Cavs hoping home crowd provides spark
CLEVELAND — The Cavaliers did it once, but no NBA team has ever done it twice in the same postseason.
Cleveland earned its first trip to the NBA Finals by winning four straight games after being down 2-0 to the Detroit Pistons, but now finds itself down by the same count to the San Antonio Spurs heading into Game 3 tonight at 9 at Quicken Loans Arena.
“We’ve just got to figure out that we have to play harder than we’re playing right now,” said Cavaliers coach Mike Brown, who gave his team Monday off, as did San Antonio’s Gregg Popovich. “The effort we’re bringing to the table, the aggression we’re bringing to the table, the lack of poise we’re having right now just isn’t good enough.”
Only three teams — Boston against the Los Angeles Lakers in 1969, Portland vs. Philadelphia in 1977 and Miami against Dallas last year — have come back to win a championship after being down 2-0 in the finals. On 25 other occasions, the team that went up 2-0 went on to win the title.
“This team has been through this before and we’ve fought back,” Cleveland center Zydrunas Ilgauskas said. “I believe in these guys. We fight for each other. We just have to figure out a way to get back into this series.”
That’s not going to be easy. Point guard Larry Hughes is averaging 1.0 points and is 1-of-10 from the field. Ilgauskas is averaging 5.5 points and is 4-of-16 from the floor. LeBron James is averaging 19.5 points on 13-of-37 shooting and has 12 turnovers compared to 10 assists.
And to think the Cavaliers’ defense has been even worse.
San Antonio’s big three of Tim Duncan (23.5 points, 11 rebounds, 4.5 assists, 2.5 blocks), Tony Parker (28.5 points, 4.5 assists) and Manu Ginobili (20.5 points, 7 rebounds) is averaging a whopping 72.5 points a game in the series.
Worse still for the Cavaliers, those three players are shooting almost 55 percent from the field (54-of-99). They’ve had 27 field goals between them in each of the first two games.
“All the stuff we did so well that got us to this point has really gotten away from us,” Ilgauskas said. “They are rebounding better than us, they are getting all the hustle points, they are playing better defense than us and, on top of everything, they are executing a lot better on offense.”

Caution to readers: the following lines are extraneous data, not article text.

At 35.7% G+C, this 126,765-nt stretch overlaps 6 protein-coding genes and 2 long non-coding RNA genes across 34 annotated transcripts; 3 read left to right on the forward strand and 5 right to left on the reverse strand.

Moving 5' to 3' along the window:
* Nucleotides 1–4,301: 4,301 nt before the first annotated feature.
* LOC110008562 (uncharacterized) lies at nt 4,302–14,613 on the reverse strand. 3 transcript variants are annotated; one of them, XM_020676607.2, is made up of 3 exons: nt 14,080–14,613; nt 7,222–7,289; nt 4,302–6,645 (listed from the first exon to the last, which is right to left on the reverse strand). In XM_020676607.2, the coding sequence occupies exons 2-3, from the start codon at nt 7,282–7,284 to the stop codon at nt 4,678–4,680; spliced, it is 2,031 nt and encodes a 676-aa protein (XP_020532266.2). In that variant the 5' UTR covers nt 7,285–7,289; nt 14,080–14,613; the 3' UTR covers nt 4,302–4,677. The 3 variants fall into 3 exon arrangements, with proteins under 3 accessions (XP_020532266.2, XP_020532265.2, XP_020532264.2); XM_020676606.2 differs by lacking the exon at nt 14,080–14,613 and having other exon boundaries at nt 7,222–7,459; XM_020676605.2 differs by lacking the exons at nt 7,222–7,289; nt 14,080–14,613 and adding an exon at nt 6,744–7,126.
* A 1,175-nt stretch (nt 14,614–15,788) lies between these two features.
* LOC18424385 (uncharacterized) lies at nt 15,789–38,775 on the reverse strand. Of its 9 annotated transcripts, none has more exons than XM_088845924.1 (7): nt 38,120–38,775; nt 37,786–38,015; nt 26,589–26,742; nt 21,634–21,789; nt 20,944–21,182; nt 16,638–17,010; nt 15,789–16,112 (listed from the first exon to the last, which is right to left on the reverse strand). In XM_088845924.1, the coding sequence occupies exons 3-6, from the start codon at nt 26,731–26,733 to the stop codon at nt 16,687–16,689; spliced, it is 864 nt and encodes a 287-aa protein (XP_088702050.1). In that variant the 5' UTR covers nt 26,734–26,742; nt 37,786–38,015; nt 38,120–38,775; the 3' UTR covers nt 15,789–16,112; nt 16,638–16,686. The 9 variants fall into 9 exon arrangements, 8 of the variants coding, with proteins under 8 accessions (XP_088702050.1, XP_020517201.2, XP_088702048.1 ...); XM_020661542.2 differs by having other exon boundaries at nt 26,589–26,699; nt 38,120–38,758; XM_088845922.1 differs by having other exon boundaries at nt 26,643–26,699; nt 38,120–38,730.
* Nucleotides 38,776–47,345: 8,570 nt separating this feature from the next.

Returning to The Q, where they are 7-1 in the playoffs this year, should help the Cavaliers, but having 20,562 screaming fans at their first NBA Finals game does not guarantee victory.
“We can play better,” James said. “We can play harder.”
The Cavaliers have to play better. They have to play harder. And they’ll need their fans to give them an emotional lift early in games, as they’ve yet to win a quarter in the first half of this series.
“It’s going to be electrifying,” James said.
That electricity could short-circuit if the Cavaliers have another slow start. They trailed by five after the first quarter of Game 1, were still down five at halftime, then fell behind by 15 after three periods. Game 2 was even worse, as the Spurs led by 11 after one, by 25 at halftime and by 27 after three.
The good news for the Cavaliers is they lost to Detroit 113-86 in Game 1 of the conference semifinals last year and also were way behind in what ended up being a 97-91 Game 2 defeat, but came back to win three straight.
The bad news is the Spurs know what it’s like to blow out a team, then get blown out.
“Two years ago we won by 20 in Game 2 against Detroit (97-76) and in Game 3 we got smashed,” Parker said. “We lost by 20 (96-79), and in Game 4 we lost by 30 (102-71). We need to remember that and learn from our mistakes. I think that’s enough to make us ready.”
If the Spurs are ready and the Cavaliers pick up their play, the Cleveland fans just might blow the roof off The Q.
“It’ll be a tremendous challenge for us,” Popovich said. “The place will be rocking, without a doubt.”
Rick Noland may be reached at (330) 721-4061 or firstname.lastname@example.org.
WHAT: Game 3
WHO: San Antonio at Cleveland
TIME: 9 o’clock
WHERE: The Q
TV/RADIO: Channel 5; WEOL 930-AM, WTAM 1100-AM